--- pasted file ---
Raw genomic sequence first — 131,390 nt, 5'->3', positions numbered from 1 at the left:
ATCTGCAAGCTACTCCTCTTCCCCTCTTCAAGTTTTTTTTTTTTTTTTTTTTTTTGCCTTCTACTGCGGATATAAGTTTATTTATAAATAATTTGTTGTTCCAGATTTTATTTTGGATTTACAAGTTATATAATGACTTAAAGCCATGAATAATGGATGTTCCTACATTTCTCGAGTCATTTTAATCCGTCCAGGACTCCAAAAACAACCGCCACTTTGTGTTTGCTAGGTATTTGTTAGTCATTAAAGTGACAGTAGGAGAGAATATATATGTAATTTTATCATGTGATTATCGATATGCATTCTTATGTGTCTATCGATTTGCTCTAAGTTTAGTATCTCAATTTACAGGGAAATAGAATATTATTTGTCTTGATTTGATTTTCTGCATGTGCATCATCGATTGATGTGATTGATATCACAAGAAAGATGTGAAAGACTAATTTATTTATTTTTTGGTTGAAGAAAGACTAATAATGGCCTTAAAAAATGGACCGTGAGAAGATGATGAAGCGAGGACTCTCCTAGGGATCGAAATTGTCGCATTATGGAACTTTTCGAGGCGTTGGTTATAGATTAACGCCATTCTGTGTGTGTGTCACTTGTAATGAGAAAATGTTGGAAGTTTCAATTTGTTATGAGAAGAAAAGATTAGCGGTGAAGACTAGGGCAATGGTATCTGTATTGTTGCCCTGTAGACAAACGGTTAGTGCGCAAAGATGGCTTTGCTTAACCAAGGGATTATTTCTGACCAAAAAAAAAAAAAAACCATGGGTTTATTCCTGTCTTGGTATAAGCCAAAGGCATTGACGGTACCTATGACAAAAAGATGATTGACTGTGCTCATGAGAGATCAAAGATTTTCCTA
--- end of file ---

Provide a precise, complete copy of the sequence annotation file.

Raw genomic sequence first — 131,390 nt, 5'->3', positions numbered from 1 at the left:
ATCTGCAAGCTACTCCTCTTCCCCTCTTCAAGTTTTTTTTTTTTTTTTTTTTTTTGCCTTCTACTGCGGATATAAGTTTATTTATAAATAATTTGTTGTTCCAGATTTTATTTTGGATTTACAAGTTATATAATGACTTAAAGCCATGAATAATGGATGTTCCTACATTTCTCGAGTCATTTTAATCCGTCCAGGACTCCAAAAACAACCGCCACTTTGTGTTTGCTAGGTATTTGTTAGTCATTAAAGTGACAGTAGGAGAGAATATATATGTAATTTTATCATGTGATTATCGATATGCATTCTTATGTGTCTATCGATTTGCTCTAAGTTTAGTATCTCAATTTACAGGGAAATAGAATATTATTTGTCTTGATTTGATTTTCTGCATGTGCATCATCGATTGATGTGATTGATATCACAAGAAAGATGTGAAAGACTAATTTATTTATTTTTTGGTTGAAGAAAGACTAATAATGGCCTTAAAAAATGGACCGTGAGAAGATGATGAAGCGAGGACTCTCCTAGGGATCGAAATTGTCGCATTATGGAACTTTTCGAGGCGTTGGTTATAGATTAACGCCATTCTGTGTGTGTGTCACTTGTAATGAGAAAATGTTGGAAGTTTCAATTTGTTATGAGAAGAAAAGATTAGCGGTGAAGACTAGGGCAATGGTATCTGTATTGTTGCCCTGTAGACAAACGGTTAGTGCGCAAAGATGGCTTTGCTTAACCAAGGGATTATTTCTGACCAAAAAAAAAAAAAAACCATGGGTTTATTCCTGTCTTGGTATAAGCCAAAGGCATTGACGGTACCTATGACAAAAAGATGATTGACTGTGCTCATGAGAGATCAAAGATTTTCCTA